Throughout his life, Gary Ferrier always enjoyed drawing and woodcarving. He never thought about making art his career though.

During the winter of 2011, he was snowed in for three days and it occurred to him that he should be doing something more fulfilling in his life.

That was when he took his horse paintings and carving and started getting involved with area art organizations. Ferrier’s work has been featured at the Creative Arts Center in Bonham, the Magnolia Festival in Durant, Oklahoma, the Madill Art Show in Oklahoma, and the Sherman Art League.

Ferrier is one of 10 artists featured at an ongoing exhibit at the Sherman Public Library.

“I like color in my work,” Ferrier said in an email interview. “Anything can catch my eye and I try to put it in my memory bank for a future project. I keep a camera or cell phone with me at all times for that something that catches my attention. I look at things differently now. Some times, I create something with a certain person in mind — something they may like.”

Ferrier has been involved with equestrian activities for many years and says that he always wanted to be a cowboy.

“During this time, I accumulated many photographs from trail rides, especially in New Mexico,” his email said. “As I transformed from a glob of mud on canvas, to something recognizable, I started painting trail riding buddies on horseback and taking the paintings to the annual ride. I was very pleased with the response which was very encouraging to my art career. Due to this, I have many paintings around the South West area.”

Since then, his quest to be creative has taken him in many directions. For him the journey has always been about having fun.

“Some things just find you,” he said. “Actually, I think most things find you. A few years back a friend gave me a wood lathe. What more can I say — I make wooden bowls and vases now. I enjoy carving because it takes me back to my childhood, when I made my own toys. I enjoy working with wood from my own property.”

After a lot of YouTube exploration, trial and error and encouragement to show his art, Ferrier began meeting area artists and learned about the community of artists in this area.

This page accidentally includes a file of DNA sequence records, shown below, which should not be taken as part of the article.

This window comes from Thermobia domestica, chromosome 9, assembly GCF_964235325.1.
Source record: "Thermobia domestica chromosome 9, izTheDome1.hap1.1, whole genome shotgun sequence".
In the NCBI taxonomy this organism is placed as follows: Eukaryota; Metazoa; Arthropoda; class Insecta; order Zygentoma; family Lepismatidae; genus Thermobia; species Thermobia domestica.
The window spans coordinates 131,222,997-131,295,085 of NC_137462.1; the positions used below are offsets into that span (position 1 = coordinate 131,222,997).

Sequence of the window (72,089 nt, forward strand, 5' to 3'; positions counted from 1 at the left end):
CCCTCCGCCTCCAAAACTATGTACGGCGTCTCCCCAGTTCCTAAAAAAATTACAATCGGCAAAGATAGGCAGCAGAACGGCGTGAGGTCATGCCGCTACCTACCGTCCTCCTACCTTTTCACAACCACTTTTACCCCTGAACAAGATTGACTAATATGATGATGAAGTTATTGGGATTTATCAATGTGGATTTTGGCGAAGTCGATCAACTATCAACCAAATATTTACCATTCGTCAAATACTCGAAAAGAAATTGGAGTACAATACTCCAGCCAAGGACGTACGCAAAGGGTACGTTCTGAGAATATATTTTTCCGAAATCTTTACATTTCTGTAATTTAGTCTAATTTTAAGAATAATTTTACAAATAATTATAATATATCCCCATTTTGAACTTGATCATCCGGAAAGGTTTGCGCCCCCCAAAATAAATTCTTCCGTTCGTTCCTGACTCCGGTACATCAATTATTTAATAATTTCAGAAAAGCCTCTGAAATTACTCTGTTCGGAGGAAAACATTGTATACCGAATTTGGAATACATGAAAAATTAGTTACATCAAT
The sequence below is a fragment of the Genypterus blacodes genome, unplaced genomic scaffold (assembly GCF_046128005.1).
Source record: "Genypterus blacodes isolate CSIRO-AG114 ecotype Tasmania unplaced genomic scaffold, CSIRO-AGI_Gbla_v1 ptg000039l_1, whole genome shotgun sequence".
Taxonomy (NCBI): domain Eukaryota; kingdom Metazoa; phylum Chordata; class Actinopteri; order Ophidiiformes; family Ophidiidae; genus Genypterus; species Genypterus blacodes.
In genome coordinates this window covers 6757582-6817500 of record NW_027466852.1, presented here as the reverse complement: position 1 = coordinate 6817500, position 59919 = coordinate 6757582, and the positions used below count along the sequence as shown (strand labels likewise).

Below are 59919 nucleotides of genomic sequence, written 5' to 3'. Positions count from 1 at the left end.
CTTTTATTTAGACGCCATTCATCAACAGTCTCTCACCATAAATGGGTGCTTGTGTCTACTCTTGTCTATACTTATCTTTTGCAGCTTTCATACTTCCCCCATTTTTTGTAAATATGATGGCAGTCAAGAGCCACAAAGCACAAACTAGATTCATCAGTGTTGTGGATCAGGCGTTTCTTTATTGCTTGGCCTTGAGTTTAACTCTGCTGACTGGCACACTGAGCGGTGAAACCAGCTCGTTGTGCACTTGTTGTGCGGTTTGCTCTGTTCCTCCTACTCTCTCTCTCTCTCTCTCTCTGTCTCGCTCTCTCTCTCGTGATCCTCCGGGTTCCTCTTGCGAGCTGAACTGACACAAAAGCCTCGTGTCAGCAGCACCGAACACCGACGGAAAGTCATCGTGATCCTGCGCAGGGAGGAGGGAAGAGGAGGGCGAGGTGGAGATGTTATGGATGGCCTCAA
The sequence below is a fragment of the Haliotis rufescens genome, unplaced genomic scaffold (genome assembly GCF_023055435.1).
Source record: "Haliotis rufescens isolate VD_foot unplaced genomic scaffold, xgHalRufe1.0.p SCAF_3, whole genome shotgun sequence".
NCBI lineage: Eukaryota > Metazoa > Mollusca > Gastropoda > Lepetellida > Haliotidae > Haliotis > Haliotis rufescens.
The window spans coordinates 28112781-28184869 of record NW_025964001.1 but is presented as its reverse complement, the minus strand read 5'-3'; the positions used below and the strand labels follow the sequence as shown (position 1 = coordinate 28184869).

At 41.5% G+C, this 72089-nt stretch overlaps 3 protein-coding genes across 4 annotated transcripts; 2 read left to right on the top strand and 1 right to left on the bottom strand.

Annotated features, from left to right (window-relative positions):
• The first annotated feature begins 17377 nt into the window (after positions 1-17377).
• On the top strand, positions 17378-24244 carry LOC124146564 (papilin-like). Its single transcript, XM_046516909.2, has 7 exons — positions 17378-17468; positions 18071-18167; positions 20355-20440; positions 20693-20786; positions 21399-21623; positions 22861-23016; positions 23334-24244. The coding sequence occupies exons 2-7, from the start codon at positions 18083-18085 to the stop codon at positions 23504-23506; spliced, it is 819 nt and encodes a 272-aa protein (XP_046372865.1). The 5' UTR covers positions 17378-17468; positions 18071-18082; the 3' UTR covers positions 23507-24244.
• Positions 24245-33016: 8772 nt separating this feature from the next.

“You must check these out,” he said about the art meetings held around Texoma. “If you are interested in viewing, doing, buying or just having a road trip, these great people would welcome you. They did me. If you want some original art in your home for a great price, these are the places to be. I have also received several ribbons and awards for my endeavors. Not to mention a little money.”

Being a part of these organizations also helped Ferrier learn how to manage his time as an artist.

“I spend time almost every day on art,” he said. “I’m always working on several projects. When I have to do something “not art” I am always being pulled back. I don’t like to use the word “work” in this instance but can’t think of another. Every emotion you can think of goes on when you are working on something. You are on highs and lows but keep on going; you fight it and it fights you. You think it’s not going to work out, but then there it is. Should I stop here? Is it finished? Should I add more here? Do I walk away? I hang it on the wall, walk by the next day, the next day, a week later. I don’t know. Is it finished? I don’t think it’s finished until I sell it.”

Ferrier is currently studying with Marilyn Todd Daniels at the WoodSong Institute of Art in Whitewright.

“I met Marilyn several years ago at an art study group and I knew she could help me,” he said. “We just clicked. This is not just a study group, it is an experience. This year we started with the basics, and are moving through different mediums, letting each person involved take us to different areas. Drawing, oil, acrylic, watercolor and color pencil. You never stop learning. You learn as you go. That’s the only way you learn. Everything you create teaches you. Every artist you talk to and interfaces with, enhances you. You have to paint to learn to paint. All I know is I have to do this.”

Now, Ferrier can find art in anything.

“One day, on my place, a large dead oak tree had given up and fell to the ground,” he said. “This is a gold mine for a wood carver, but I already had so much and no place to store it. I harvested all I could for firewood and had to burn the rest. As I was pushing the remains into the roaring fire, I noticed some gnarly wood on the huge stump. I saw something in the wood so I grabbed my chainsaw and began cutting it off to save it as the roaring fire baked my face and arm. I was almost finished when I had to back away from the heat.”

He then grabbed his sledge hammer and wedge to remove the piece.

“Finally, after forcibly pulling it from its nesting place, I managed to save it,” his email said. “I spent the next 3 days getting out of bed in agony. My back was shot. Three weeks later, I am still not right. I’ll have to mention this to my doctor. I’m still not sure what I’ll do with the gnarly piece of wood.”

Art has become not just a form of self expression, it has been a way for Ferrier to get to know himself.

“When you show your work, you put yourself out there,” he said. “This is you. I think some people don’t want to do that. When you get older, maybe it doesn’t matter so much. I like people to be honest with their opinion — it makes me work harder. Don’t worry, I am my worst critic — well maybe.”

For more information on Ferrier’s art, visit

Future Brown is the lifestyles and entertainment editor for the Herald Democrat. She can be reached at